8. "Annual Administrative Review Boards for Enemy Combatants Held at Guantanamo Attributable to Senior Defense Officials". United States Department of Defense. March 6, 2007. Archived from the original on 29 September 2007. http://www.defenselink.mil/transcripts/transcript.aspx?transcriptid=3902. Retrieved 2007-09-22. 
  9. 9.0 9.1 "U.S. military reviews 'enemy combatant' use". USA Today. 2007-10-11. Archived from the original on 2012-08-11. http://www.webcitation.org/query?url=http%3A%2F%2Fwww.usatoday.com%2Fnews%2Fwashington%2F2007-10-11-guantanamo-combatants_N.htm&date=2012-08-11. "Critics called it an overdue acknowledgment that the so-called Combatant Status Review Tribunals are unfairly geared toward labeling detainees the enemy, even when they pose little danger. Simply redoing the tribunals won't fix the problem, they said, because the system still allows coerced evidence and denies detainees legal representation." 
  10. OARDEC (May 5, 2005). "Classified Record of Proceedings and basis of Administrative Review Board recommendation for ISN 217". United States Department of Defense. pp. pages 95–100. Archived from the original on 13 March 2008. http://www.dod.mil/pubs/foi/detainees/csrt_arb/ARB_Round_1_Decision_memos_000096-000195.pdf#95. Retrieved 2008-03-13.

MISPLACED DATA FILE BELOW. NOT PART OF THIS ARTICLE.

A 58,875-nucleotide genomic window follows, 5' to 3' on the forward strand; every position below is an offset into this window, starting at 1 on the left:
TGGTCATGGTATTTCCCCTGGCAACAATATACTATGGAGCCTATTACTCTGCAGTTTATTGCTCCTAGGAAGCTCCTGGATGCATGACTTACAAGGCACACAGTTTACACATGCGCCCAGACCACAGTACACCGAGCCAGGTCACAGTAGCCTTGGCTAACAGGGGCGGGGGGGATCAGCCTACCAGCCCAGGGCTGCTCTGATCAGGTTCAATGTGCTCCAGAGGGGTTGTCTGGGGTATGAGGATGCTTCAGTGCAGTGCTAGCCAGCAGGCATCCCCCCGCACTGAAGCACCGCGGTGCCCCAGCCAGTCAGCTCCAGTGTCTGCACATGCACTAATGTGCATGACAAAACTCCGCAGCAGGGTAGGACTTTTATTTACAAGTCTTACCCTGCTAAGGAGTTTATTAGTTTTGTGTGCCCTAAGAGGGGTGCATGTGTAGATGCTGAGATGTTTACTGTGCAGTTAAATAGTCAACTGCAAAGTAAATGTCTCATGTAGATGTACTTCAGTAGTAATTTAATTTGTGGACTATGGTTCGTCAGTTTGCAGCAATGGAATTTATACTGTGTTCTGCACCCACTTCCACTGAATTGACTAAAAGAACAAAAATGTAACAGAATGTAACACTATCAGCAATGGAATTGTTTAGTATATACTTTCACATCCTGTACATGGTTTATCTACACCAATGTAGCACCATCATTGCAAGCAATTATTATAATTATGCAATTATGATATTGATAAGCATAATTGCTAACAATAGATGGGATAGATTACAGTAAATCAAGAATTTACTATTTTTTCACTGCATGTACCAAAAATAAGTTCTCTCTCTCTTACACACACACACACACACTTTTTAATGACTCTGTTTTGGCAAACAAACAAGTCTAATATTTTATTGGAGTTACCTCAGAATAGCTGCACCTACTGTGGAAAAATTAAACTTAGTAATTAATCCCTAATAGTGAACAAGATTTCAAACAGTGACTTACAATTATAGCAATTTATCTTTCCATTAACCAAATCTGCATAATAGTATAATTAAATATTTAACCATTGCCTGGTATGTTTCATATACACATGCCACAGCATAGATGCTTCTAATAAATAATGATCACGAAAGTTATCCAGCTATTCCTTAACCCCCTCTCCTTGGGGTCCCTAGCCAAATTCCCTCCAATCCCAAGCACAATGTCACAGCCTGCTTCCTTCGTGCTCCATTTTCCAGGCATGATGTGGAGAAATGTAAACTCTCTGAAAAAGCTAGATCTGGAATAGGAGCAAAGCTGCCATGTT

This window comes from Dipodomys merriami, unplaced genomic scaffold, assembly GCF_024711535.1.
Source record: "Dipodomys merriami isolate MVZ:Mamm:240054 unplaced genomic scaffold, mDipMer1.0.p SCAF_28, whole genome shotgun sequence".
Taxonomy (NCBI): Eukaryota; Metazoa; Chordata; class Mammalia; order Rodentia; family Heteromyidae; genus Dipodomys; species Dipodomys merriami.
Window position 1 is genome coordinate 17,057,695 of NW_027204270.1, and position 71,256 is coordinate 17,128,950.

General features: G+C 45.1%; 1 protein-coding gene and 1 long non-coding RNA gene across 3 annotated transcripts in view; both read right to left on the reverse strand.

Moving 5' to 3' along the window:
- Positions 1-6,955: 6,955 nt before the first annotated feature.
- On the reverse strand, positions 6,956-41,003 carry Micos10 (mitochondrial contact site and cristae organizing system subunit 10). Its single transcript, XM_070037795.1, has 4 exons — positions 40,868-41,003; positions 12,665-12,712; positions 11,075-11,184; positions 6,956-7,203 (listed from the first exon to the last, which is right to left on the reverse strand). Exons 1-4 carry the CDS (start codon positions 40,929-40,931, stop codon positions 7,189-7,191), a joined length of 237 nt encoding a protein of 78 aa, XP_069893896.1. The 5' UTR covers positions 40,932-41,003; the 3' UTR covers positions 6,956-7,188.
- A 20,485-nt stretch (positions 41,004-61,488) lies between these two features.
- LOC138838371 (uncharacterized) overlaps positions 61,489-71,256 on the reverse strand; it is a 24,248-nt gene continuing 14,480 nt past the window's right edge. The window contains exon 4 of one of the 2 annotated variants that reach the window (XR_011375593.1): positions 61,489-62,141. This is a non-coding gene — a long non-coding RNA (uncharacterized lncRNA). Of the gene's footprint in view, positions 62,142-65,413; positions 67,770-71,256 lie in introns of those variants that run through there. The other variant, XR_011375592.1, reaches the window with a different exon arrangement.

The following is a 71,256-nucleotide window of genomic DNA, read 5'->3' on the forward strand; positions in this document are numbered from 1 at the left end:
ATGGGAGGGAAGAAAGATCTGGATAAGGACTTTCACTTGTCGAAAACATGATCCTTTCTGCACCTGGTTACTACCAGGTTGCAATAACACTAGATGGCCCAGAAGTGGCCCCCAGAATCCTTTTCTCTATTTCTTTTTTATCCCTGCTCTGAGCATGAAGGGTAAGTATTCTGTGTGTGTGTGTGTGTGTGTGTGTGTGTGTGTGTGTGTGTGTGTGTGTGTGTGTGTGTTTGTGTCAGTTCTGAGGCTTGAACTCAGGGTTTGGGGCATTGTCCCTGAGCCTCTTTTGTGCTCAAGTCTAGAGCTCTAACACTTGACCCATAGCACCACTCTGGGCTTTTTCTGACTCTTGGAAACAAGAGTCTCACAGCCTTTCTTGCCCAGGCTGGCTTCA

11. OARDEC (23 June 2005). "Administrative Review Board assessment and recommendation ICO ISN 217". United States Department of Defense. pp. pages 83–84. Archived from the original on 13 March 2008. http://www.dod.mil/pubs/foi/detainees/csrt_arb/ARB_Round_1_Decision_memos_000096-000195.pdf#93. Retrieved 2008-03-13. 
  12. David J. Cynamon (2008-08-19). "Guantanamo Bay Detainee Litigation: Doc 88 -- petitioners' status report" (PDF). United States Department of Justice. http://docs.justia.com/cases/federal/district-courts/district-of-columbia/dcdce/1:2008mc00442/131990/88/0.pdf. Retrieved 2008-08-23.  mirror
  13. Stout, David. The New York Times, Justices Rule Terror Suspects Can Appeal in Civilian Courts, June 13, 2008
  14. Transcript of Supreme Court oral arguments for Boumediene v. Bush (No. 06-1195) and Al Odah v. US (06-1196)
  15. Kuwaitis released from Guantanamo, BBC, November 4, 2005
  16. 16.0 16.1 Kuwaiti court acquits ex-Guantanamo prisoners. Independent Online (South Africa), May 22, 2006
  17. Kuwait's Gitmo men acquitted - again, Kuwait Times, July 23, 2006
  18. Jenifer Fenton (2011-10-28). "Former Guantanamo inmates tell of confessions under 'torture'". CNN. http://www.cnn.com/2011/10/28/world/meast/guantanamo-former-detainees/. Retrieved 2011-10-29. "Al Shammeri, 37, also said he traveled to Afghanistan in October 2001 for charitable reasons -- to teach Islamic law in Afghanistan. His life was "normal" before Guantanamo. He was married and had two children, who in 2001 were six and two years old."  mirror